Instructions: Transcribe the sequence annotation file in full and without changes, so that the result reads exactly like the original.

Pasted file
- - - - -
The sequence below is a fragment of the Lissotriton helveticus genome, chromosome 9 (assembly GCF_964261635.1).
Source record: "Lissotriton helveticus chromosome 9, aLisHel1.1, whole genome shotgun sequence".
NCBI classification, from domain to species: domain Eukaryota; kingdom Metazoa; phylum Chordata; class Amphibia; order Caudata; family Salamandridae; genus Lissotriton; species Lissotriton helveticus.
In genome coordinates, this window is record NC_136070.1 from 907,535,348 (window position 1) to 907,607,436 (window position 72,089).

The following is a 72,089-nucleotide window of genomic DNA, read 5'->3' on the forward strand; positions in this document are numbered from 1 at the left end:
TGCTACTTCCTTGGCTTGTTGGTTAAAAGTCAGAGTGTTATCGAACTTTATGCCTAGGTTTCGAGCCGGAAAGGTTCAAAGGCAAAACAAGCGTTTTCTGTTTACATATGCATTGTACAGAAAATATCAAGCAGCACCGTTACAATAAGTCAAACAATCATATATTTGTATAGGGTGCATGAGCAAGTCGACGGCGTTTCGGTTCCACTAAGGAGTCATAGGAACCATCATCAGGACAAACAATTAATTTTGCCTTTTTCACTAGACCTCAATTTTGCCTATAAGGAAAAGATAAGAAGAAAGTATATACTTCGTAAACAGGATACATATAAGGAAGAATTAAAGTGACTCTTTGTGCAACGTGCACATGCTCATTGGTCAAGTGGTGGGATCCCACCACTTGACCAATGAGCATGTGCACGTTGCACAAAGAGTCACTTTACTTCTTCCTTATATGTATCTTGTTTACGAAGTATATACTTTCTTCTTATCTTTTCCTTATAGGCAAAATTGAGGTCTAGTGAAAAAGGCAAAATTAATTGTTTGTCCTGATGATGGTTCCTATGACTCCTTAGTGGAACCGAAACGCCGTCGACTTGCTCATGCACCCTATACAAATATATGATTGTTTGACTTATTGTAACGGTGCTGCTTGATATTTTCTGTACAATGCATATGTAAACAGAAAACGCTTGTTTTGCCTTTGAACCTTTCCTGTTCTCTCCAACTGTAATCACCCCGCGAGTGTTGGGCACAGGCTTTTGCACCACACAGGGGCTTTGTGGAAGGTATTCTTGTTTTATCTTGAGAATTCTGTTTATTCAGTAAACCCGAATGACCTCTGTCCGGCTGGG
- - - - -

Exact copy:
The sequence below is a fragment of the Lissotriton helveticus genome, chromosome 9 (assembly GCF_964261635.1).
Source record: "Lissotriton helveticus chromosome 9, aLisHel1.1, whole genome shotgun sequence".
NCBI classification, from domain to species: domain Eukaryota; kingdom Metazoa; phylum Chordata; class Amphibia; order Caudata; family Salamandridae; genus Lissotriton; species Lissotriton helveticus.
In genome coordinates, this window is record NC_136070.1 from 907,535,348 (window position 1) to 907,607,436 (window position 72,089).

The following is a 72,089-nucleotide window of genomic DNA, read 5'->3' on the forward strand; positions in this document are numbered from 1 at the left end:
TGCTACTTCCTTGGCTTGTTGGTTAAAAGTCAGAGTGTTATCGAACTTTATGCCTAGGTTTCGAGCCGGAAAGGTTCAAAGGCAAAACAAGCGTTTTCTGTTTACATATGCATTGTACAGAAAATATCAAGCAGCACCGTTACAATAAGTCAAACAATCATATATTTGTATAGGGTGCATGAGCAAGTCGACGGCGTTTCGGTTCCACTAAGGAGTCATAGGAACCATCATCAGGACAAACAATTAATTTTGCCTTTTTCACTAGACCTCAATTTTGCCTATAAGGAAAAGATAAGAAGAAAGTATATACTTCGTAAACAGGATACATATAAGGAAGAATTAAAGTGACTCTTTGTGCAACGTGCACATGCTCATTGGTCAAGTGGTGGGATCCCACCACTTGACCAATGAGCATGTGCACGTTGCACAAAGAGTCACTTTACTTCTTCCTTATATGTATCTTGTTTACGAAGTATATACTTTCTTCTTATCTTTTCCTTATAGGCAAAATTGAGGTCTAGTGAAAAAGGCAAAATTAATTGTTTGTCCTGATGATGGTTCCTATGACTCCTTAGTGGAACCGAAACGCCGTCGACTTGCTCATGCACCCTATACAAATATATGATTGTTTGACTTATTGTAACGGTGCTGCTTGATATTTTCTGTACAATGCATATGTAAACAGAAAACGCTTGTTTTGCCTTTGAACCTTTCCTGTTCTCTCCAACTGTAATCACCCCGCGAGTGTTGGGCACAGGCTTTTGCACCACACAGGGGCTTTGTGGAAGGTATTCTTGTTTTATCTTGAGAATTCTGTTTATTCAGTAAACCCGAATGACCTCTGTCCGGCTGGG